Something interesting is happening in the relationship between art and science in the field of professional communications.
Big data is flooding into marketing, public relations and publishing, pushing analytics to the center of strategy, ideation, content creation and measurement. Yet, the demand for creativity has never been greater.
Big data, the argument goes, is revolutionizing business because it enables managers to make evidence-based decisions instead of relying on intuition, inference and experience. “Data-driven decisions are better decisions—it’s as simple as that,” say MIT technologists Andrew McAfee and Erik Brynjolfsson. And who would dispute it? But that sentiment shouldn’t lead us to conclude that data is all we need to move us forward.
For more than a hundred years, problem solving has been dominated by linear, sequential, reductive and deeply analytical thinking. We take it for granted that this is the best, even the only proper way to think. It has led to good things, but also to the rigid, hierarchical command-control systems that are collapsing around us.
Reliance on reams of data and elegant algorithms isn’t enough to help our institutions make the shift required to cope with forces of radical discontinuity. Becoming overly enamored with data-driven decision-making, in fact, risks reinforcing the very attributes we need to move beyond if we’re to help not just business but the species and planet evolve productively rather than destructively.
We’re faced with a creative challenge, not just a data revolution. That’s why practices like design thinking, mindfulness, integrated performance systems and similar approaches have moved into the executive suite over the past several years. Design thinking, for example, means the ability to combine empathy for the context of a problem with creativity in generating insights and solutions. By understanding how designers ideate and solve problems, the thinking goes, businesses will generate better ideas and increase their ability to innovate in a way that will be ultimately more useful than simply selling more product.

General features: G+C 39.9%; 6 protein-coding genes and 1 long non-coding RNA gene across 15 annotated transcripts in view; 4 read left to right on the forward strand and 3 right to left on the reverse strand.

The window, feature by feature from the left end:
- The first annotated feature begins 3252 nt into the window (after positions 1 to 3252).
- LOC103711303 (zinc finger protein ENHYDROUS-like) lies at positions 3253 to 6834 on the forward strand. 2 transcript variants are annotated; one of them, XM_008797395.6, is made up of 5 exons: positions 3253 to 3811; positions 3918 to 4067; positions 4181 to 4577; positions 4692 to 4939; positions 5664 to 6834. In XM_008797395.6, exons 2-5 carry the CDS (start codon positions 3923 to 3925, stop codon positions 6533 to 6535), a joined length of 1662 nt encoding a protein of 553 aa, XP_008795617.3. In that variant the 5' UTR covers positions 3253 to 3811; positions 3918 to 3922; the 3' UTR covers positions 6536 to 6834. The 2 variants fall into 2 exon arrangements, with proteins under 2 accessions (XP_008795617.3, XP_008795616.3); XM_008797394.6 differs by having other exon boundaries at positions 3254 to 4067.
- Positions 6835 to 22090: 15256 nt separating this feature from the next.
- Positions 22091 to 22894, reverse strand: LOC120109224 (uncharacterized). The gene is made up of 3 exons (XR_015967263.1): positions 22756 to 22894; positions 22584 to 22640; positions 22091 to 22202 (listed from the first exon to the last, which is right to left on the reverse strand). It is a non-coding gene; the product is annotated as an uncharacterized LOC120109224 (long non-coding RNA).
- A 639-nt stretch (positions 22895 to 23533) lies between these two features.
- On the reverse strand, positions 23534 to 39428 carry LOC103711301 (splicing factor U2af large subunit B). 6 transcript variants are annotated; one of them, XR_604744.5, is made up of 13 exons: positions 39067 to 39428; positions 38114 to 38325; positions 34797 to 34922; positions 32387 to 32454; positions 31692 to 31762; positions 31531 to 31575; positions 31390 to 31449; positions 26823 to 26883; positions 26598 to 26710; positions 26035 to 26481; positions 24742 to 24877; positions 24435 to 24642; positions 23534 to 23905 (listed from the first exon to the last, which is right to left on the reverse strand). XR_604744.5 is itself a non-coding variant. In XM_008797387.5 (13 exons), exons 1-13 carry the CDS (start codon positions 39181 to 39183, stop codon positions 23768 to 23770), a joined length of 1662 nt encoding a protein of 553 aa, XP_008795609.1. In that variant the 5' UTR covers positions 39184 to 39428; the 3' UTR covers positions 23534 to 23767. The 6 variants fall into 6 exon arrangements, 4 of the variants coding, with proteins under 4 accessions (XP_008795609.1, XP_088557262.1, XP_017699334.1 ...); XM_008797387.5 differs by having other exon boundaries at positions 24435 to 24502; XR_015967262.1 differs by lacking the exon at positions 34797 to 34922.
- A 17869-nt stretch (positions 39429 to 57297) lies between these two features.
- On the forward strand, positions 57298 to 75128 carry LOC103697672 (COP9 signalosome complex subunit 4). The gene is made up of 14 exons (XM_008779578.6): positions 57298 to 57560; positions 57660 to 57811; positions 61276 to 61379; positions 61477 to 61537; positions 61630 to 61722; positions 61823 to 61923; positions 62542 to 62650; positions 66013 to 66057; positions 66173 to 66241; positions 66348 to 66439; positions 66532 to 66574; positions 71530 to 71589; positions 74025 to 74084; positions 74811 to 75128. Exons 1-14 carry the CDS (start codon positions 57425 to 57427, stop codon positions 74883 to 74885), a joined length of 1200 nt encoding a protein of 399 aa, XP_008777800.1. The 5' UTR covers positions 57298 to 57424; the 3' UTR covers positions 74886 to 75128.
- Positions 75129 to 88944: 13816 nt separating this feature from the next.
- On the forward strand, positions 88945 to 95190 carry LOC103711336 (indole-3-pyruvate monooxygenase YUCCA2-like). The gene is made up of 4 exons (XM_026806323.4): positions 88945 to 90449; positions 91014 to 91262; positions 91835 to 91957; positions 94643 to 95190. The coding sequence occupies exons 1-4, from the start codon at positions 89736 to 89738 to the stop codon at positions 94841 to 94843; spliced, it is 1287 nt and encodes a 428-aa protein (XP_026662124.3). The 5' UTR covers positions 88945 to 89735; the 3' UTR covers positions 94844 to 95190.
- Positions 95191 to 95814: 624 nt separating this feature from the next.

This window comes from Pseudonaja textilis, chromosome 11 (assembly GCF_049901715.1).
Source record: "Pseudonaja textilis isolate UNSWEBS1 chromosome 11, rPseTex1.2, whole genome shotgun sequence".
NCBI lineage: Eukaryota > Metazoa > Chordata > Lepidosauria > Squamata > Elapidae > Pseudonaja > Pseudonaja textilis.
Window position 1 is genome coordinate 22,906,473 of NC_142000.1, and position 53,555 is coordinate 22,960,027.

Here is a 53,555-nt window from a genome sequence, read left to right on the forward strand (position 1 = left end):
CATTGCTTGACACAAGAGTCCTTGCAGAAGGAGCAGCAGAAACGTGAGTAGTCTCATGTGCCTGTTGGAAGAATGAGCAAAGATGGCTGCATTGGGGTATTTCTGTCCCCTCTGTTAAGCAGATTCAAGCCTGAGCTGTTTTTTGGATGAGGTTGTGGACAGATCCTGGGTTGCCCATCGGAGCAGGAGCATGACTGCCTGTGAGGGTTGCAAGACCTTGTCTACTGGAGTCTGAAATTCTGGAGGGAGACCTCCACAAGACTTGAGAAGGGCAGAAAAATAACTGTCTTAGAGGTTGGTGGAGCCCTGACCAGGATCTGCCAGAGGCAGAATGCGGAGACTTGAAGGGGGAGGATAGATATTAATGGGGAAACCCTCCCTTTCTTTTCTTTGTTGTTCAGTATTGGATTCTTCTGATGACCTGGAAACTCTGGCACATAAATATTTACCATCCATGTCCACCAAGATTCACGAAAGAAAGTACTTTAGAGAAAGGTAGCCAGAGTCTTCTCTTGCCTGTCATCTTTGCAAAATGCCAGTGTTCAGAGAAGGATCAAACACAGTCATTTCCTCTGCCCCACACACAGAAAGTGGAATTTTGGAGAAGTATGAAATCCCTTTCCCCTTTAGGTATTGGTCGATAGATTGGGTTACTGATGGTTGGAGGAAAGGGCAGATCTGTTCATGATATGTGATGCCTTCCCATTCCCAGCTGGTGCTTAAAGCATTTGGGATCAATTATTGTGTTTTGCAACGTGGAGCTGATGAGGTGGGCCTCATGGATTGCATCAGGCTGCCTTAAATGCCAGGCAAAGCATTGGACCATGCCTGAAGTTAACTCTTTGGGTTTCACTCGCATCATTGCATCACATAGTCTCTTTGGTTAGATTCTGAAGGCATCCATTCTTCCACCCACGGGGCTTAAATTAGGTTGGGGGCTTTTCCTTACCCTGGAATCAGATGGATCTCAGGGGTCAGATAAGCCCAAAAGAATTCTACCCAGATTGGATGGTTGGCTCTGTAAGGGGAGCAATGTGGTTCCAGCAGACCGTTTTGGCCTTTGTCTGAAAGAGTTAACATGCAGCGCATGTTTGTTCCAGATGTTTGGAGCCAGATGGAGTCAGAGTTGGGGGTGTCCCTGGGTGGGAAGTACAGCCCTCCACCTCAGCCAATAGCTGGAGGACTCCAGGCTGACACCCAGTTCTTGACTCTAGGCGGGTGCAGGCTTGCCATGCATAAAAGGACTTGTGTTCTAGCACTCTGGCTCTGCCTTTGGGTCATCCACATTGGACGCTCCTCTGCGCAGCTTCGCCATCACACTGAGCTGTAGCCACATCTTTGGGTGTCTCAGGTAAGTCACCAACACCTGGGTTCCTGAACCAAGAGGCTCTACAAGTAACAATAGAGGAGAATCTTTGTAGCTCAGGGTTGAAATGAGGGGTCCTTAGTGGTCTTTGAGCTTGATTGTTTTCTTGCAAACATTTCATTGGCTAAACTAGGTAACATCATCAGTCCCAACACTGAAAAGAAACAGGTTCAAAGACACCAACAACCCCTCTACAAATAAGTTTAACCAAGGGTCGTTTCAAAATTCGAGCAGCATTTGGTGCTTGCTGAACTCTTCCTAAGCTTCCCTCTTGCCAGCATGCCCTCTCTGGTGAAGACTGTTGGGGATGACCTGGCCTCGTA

Design thinking is based on a collaborative, iterative work style that seeks to create holistic solutions rather than break a problem down into its pieces. This way of thinking, characteristic of the brain’s right hemisphere, is especially crucial if our organizations are to become—as they must—more open, participatory, transparent, fluid, horizontal and social.
Brilliant insights can’t be engineered. They come from seeing something in information that ignites a flash of understanding, provokes a mental leap, sparks a creative connection. That’s the brain’s right hemisphere at work. That’s intuition. We need to embrace it, not smother it with more zero-sum, left-brain logic and analysis.
This dialectic between analytics and intuition points to the emergence of what author Daniel Pink calls “a whole new mind.” In his best-selling book by that name, Pink made the case that “the future belongs to a very different kind of person with a very different kind of mind – creators and empathizers, pattern recognizers, and meaning makers…It is an age [that requires] the capacity to detect patterns and opportunities, to create artistic and emotional beauty, to craft a satisfying narrative, and to combine seemingly unrelated ideas into something new.”
It isn’t about one hemisphere over the other, data versus intuition. In truth, we need the right and left brain to work in partnership to facilitate a more complete grasp of the problems we face and produce the humanistic solutions we need. Aligning them creates more than a new mind, but a higher and better one.
So by all means bring on the research, the data and metrics. But let’s also fire up the neural pathways that delight in art, that thrill with stories, that find uplift in the unexpected. In the marriage of art and science lies the future.